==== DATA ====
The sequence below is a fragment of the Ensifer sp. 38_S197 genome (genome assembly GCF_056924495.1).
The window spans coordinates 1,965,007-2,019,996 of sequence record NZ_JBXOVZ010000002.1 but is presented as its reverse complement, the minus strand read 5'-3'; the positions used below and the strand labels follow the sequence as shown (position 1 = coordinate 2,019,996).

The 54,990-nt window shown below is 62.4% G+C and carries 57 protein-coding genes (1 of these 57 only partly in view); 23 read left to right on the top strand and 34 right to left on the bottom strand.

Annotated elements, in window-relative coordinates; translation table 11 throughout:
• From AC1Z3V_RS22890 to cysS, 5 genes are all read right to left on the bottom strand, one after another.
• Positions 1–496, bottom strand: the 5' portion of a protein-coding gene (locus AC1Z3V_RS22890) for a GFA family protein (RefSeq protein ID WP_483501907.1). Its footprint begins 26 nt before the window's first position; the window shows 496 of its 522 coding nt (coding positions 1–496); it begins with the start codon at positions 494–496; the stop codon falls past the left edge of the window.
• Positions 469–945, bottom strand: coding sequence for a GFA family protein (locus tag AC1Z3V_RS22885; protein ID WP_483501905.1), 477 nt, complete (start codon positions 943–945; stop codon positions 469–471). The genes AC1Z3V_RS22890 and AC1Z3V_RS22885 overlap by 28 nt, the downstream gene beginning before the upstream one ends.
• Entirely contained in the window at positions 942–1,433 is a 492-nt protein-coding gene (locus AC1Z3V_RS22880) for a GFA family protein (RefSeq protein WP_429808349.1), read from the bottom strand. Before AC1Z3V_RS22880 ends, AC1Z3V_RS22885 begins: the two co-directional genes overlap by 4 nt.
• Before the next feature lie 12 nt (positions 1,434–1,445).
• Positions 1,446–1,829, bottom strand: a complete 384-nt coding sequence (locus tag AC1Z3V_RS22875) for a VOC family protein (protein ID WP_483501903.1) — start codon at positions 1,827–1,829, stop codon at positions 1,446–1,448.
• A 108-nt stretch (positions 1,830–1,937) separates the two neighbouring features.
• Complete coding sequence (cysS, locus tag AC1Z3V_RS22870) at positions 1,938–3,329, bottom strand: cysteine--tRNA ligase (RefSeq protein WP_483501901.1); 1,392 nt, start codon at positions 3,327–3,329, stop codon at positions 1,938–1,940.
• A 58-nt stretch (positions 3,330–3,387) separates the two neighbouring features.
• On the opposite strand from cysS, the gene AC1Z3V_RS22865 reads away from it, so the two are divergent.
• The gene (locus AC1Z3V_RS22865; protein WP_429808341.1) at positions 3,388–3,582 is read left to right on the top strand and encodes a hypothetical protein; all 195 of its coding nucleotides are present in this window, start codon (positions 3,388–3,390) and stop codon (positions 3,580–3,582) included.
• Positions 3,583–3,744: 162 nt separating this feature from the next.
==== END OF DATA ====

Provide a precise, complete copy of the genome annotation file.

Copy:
The sequence below is a fragment of the Ensifer sp. 38_S197 genome (genome assembly GCF_056924495.1).
The window spans coordinates 1,965,007-2,019,996 of sequence record NZ_JBXOVZ010000002.1 but is presented as its reverse complement, the minus strand read 5'-3'; the positions used below and the strand labels follow the sequence as shown (position 1 = coordinate 2,019,996).

The 54,990-nt window shown below is 62.4% G+C and carries 57 protein-coding genes (1 of these 57 only partly in view); 23 read left to right on the top strand and 34 right to left on the bottom strand.

Annotated elements, in window-relative coordinates; translation table 11 throughout:
• From AC1Z3V_RS22890 to cysS, 5 genes are all read right to left on the bottom strand, one after another.
• Positions 1–496, bottom strand: the 5' portion of a protein-coding gene (locus AC1Z3V_RS22890) for a GFA family protein (RefSeq protein ID WP_483501907.1). Its footprint begins 26 nt before the window's first position; the window shows 496 of its 522 coding nt (coding positions 1–496); it begins with the start codon at positions 494–496; the stop codon falls past the left edge of the window.
• Positions 469–945, bottom strand: coding sequence for a GFA family protein (locus tag AC1Z3V_RS22885; protein ID WP_483501905.1), 477 nt, complete (start codon positions 943–945; stop codon positions 469–471). The genes AC1Z3V_RS22890 and AC1Z3V_RS22885 overlap by 28 nt, the downstream gene beginning before the upstream one ends.
• Entirely contained in the window at positions 942–1,433 is a 492-nt protein-coding gene (locus AC1Z3V_RS22880) for a GFA family protein (RefSeq protein WP_429808349.1), read from the bottom strand. Before AC1Z3V_RS22880 ends, AC1Z3V_RS22885 begins: the two co-directional genes overlap by 4 nt.
• Before the next feature lie 12 nt (positions 1,434–1,445).
• Positions 1,446–1,829, bottom strand: a complete 384-nt coding sequence (locus tag AC1Z3V_RS22875) for a VOC family protein (protein ID WP_483501903.1) — start codon at positions 1,827–1,829, stop codon at positions 1,446–1,448.
• A 108-nt stretch (positions 1,830–1,937) separates the two neighbouring features.
• Complete coding sequence (cysS, locus tag AC1Z3V_RS22870) at positions 1,938–3,329, bottom strand: cysteine--tRNA ligase (RefSeq protein WP_483501901.1); 1,392 nt, start codon at positions 3,327–3,329, stop codon at positions 1,938–1,940.
• A 58-nt stretch (positions 3,330–3,387) separates the two neighbouring features.
• On the opposite strand from cysS, the gene AC1Z3V_RS22865 reads away from it, so the two are divergent.
• The gene (locus AC1Z3V_RS22865; protein WP_429808341.1) at positions 3,388–3,582 is read left to right on the top strand and encodes a hypothetical protein; all 195 of its coding nucleotides are present in this window, start codon (positions 3,388–3,390) and stop codon (positions 3,580–3,582) included.
• Positions 3,583–3,744: 162 nt separating this feature from the next.